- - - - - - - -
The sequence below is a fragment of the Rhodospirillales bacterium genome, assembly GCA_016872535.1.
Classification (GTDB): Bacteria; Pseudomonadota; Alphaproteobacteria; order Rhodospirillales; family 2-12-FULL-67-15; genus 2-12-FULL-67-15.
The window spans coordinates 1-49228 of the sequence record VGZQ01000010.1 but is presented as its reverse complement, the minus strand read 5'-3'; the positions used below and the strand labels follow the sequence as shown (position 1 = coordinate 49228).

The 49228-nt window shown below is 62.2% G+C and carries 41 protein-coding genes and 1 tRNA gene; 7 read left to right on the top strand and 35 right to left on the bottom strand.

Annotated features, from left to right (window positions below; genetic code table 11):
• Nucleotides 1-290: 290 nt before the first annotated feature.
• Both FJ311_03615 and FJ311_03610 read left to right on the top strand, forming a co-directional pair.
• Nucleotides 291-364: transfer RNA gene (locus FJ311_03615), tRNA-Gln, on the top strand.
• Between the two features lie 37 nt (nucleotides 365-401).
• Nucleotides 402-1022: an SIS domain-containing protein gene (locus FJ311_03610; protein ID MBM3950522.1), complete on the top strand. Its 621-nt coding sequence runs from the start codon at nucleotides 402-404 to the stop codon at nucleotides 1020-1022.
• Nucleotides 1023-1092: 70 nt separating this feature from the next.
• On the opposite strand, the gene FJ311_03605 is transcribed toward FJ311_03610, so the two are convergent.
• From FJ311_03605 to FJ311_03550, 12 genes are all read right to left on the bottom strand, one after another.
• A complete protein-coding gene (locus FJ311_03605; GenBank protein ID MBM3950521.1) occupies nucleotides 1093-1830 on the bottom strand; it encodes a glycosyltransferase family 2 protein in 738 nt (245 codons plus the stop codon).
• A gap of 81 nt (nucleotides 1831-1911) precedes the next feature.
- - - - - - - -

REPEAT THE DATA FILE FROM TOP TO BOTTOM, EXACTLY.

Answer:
The sequence below is a fragment of the Rhodospirillales bacterium genome, assembly GCA_016872535.1.
Classification (GTDB): Bacteria; Pseudomonadota; Alphaproteobacteria; order Rhodospirillales; family 2-12-FULL-67-15; genus 2-12-FULL-67-15.
The window spans coordinates 1-49228 of the sequence record VGZQ01000010.1 but is presented as its reverse complement, the minus strand read 5'-3'; the positions used below and the strand labels follow the sequence as shown (position 1 = coordinate 49228).

The 49228-nt window shown below is 62.2% G+C and carries 41 protein-coding genes and 1 tRNA gene; 7 read left to right on the top strand and 35 right to left on the bottom strand.

Annotated features, from left to right (window positions below; genetic code table 11):
• Nucleotides 1-290: 290 nt before the first annotated feature.
• Both FJ311_03615 and FJ311_03610 read left to right on the top strand, forming a co-directional pair.
• Nucleotides 291-364: transfer RNA gene (locus FJ311_03615), tRNA-Gln, on the top strand.
• Between the two features lie 37 nt (nucleotides 365-401).
• Nucleotides 402-1022: an SIS domain-containing protein gene (locus FJ311_03610; protein ID MBM3950522.1), complete on the top strand. Its 621-nt coding sequence runs from the start codon at nucleotides 402-404 to the stop codon at nucleotides 1020-1022.
• Nucleotides 1023-1092: 70 nt separating this feature from the next.
• On the opposite strand, the gene FJ311_03605 is transcribed toward FJ311_03610, so the two are convergent.
• From FJ311_03605 to FJ311_03550, 12 genes are all read right to left on the bottom strand, one after another.
• A complete protein-coding gene (locus FJ311_03605; GenBank protein ID MBM3950521.1) occupies nucleotides 1093-1830 on the bottom strand; it encodes a glycosyltransferase family 2 protein in 738 nt (245 codons plus the stop codon).
• A gap of 81 nt (nucleotides 1831-1911) precedes the next feature.